I’ve never been a risk taker in the traditional sense of the word. But life tends to provide God ordained journeys to venture to the land of the unknown whether you ask for it or not. And sometimes the journey takes a while. As if that isn’t enough, the rough terrain, a burdensome load, and the “desert” of your soul complicate the journey all the more.
Enter the magi. Risk takers.
Eastern wise men, priests, and astrologers were experts in interpreting dreams and other “magic arts,” thus the name magi. Although these men were pagan, “they sought truth with respect and humility” (Who Is This Man?, Ortberg, p. 23).
For centuries, Jewish prophets had predicted the coming of a new king. Bill O’Reilly, in Killing Jesus, indicates that there were five specific occurrences that would take place to confirm the new Messiah’s birth:
1. A great star would rise.
2. The baby would be born in Bethlehem.
3. The child must be a descendant of David.
4. Powerful men would travel from afar to worship him.
5. The child’s mother would be a virgin.
Risk #1: They take treasure chests of gold, frankincense, and myrrh through a dessert known for lawlessness. Why be burdened with a such an expensive load for such a long journey? And why take so much? Wouldn’t less have sufficed?
The magi stop at Herod’s castle to pay their respects while en route to find Jesus. King Herod’s polite questions quickly spiral into an anxious plot with his visiting guests still in attendance (Matthew 2:9). Their discernment saw through Herod’s inauthenticity of wanting to worship the new king.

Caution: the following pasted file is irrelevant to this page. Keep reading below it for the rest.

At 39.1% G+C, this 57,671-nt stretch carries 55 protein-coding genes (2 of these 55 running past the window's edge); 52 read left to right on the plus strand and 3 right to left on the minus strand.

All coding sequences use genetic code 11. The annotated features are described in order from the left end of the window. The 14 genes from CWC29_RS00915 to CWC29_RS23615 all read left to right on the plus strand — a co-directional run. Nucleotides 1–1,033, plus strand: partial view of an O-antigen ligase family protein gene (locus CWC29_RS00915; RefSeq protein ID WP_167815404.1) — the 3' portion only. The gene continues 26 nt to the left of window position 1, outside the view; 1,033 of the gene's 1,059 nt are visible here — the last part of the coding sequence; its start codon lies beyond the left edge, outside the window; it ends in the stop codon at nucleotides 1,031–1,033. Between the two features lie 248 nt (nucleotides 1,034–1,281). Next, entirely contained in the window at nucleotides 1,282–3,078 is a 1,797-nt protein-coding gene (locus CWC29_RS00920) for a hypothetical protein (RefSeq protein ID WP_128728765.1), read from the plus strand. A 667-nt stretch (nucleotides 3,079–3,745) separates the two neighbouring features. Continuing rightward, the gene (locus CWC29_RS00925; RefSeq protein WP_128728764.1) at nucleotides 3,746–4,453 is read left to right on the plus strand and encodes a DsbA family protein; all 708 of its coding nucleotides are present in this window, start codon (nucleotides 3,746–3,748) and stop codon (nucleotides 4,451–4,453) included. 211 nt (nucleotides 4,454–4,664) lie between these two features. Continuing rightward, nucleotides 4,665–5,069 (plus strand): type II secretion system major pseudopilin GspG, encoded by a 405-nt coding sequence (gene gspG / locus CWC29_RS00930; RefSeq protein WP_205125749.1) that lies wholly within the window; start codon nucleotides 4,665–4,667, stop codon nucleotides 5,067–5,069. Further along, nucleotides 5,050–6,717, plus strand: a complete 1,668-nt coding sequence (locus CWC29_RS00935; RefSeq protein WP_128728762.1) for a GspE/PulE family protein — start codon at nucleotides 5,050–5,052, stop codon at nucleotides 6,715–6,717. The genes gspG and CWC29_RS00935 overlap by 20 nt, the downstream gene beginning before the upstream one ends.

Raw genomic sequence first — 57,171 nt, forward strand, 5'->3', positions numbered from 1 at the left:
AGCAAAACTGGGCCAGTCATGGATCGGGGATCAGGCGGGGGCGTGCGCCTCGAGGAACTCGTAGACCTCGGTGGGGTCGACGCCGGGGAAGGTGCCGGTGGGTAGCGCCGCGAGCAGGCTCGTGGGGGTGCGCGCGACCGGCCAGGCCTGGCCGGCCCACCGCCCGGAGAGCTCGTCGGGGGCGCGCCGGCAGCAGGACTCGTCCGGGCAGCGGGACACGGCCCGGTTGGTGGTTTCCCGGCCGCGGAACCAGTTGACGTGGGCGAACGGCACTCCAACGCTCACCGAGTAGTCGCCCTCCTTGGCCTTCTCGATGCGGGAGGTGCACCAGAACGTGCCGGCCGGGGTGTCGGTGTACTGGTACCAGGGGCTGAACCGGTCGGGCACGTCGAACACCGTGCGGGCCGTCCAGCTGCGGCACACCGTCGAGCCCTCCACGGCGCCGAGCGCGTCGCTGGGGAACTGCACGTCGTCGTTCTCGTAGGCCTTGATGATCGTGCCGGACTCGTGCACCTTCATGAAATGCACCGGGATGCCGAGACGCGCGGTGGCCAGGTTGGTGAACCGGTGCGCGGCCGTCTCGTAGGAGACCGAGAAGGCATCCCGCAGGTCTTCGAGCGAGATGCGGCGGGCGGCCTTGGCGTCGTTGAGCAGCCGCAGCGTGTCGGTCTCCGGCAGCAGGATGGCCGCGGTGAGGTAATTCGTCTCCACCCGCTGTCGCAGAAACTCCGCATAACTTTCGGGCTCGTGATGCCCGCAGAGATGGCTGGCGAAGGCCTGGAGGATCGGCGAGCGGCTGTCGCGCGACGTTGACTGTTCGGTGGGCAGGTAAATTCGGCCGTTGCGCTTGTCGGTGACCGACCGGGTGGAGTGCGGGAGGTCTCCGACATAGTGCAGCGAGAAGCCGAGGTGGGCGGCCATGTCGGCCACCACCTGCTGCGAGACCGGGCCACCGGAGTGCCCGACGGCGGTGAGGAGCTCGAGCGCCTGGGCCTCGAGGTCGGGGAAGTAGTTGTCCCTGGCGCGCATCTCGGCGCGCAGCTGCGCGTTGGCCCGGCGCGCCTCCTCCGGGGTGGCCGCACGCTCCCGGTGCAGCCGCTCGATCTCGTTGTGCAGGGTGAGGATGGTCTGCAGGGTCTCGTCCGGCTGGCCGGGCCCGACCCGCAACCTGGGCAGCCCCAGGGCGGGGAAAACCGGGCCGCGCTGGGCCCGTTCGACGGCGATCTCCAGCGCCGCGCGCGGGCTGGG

Risk #2: They leave the palace potentially fearful of their lives for taking a stand to worship a Messiah who had been prophesied about instead of Herod who had been named “king of the Jews” by the Roman Senate.
I wonder what their potential thoughts and emotions may have been after this encounter with the manmade “king of the Jews?” I offer a few:
“Is the journey worth it?”
“It’s not too late to turn back.”
“If we had only known what we were up against, would we have started down this road?”
“This king has the authority to kill us.”
“We are scared.”
“Should we really take a stand for what is right?”
Unexpected journeys have a way of taking it out of you, don’t they? You feel like you are hung out to dry in the desert heat. And you begin to second guess yourself. Just like the magi.
In spite of their fear, they journey on. Although most of their travel was already behind them, the “last leg” remained, approximately a 6 mile trek from the king’s palace to Bethlehem.
Regardless of any threat that existed, they made the choice to follow the star which finally stopped where the child was. “When they saw the star, they were overjoyed” (Matthew 2:10). Understatement.
When you’ve journeyed through the elements of life and you finally reach a destination that you’ve been longing for, it’s enough to cause you to praise the very One you’ve been hoping would show up on your horizon.
Although Scripture doesn’t mention this, I’m quite sure their encounter with the real King left them changed. They may have begun their journey as pagan men, but somewhere between the starting point to the ending destination, God was guiding their hearts along the way.
What wisdom can be gleaned from musing about the magi?
Your journey may take a while.
Don’t take the shortcut if God is leading you down the longer road.
Keep following God for each leg of the journey.
In spite of what lies ahead, keep traveling through your fear.
There will come a God appointed time when you, too, will be overjoyed when you’ve finally arrived at the destination He plans just for you. And you will. You, like the magi, will praise and worship like never before. Relief, emotion, weariness, and adoration all at once.
Take the risk. Stay on course. It’s well worth the journey.
[Historical content taken from Killing Jesus, Bill O’Reilly; Who Is This Man?, John Ortberg; Scripture]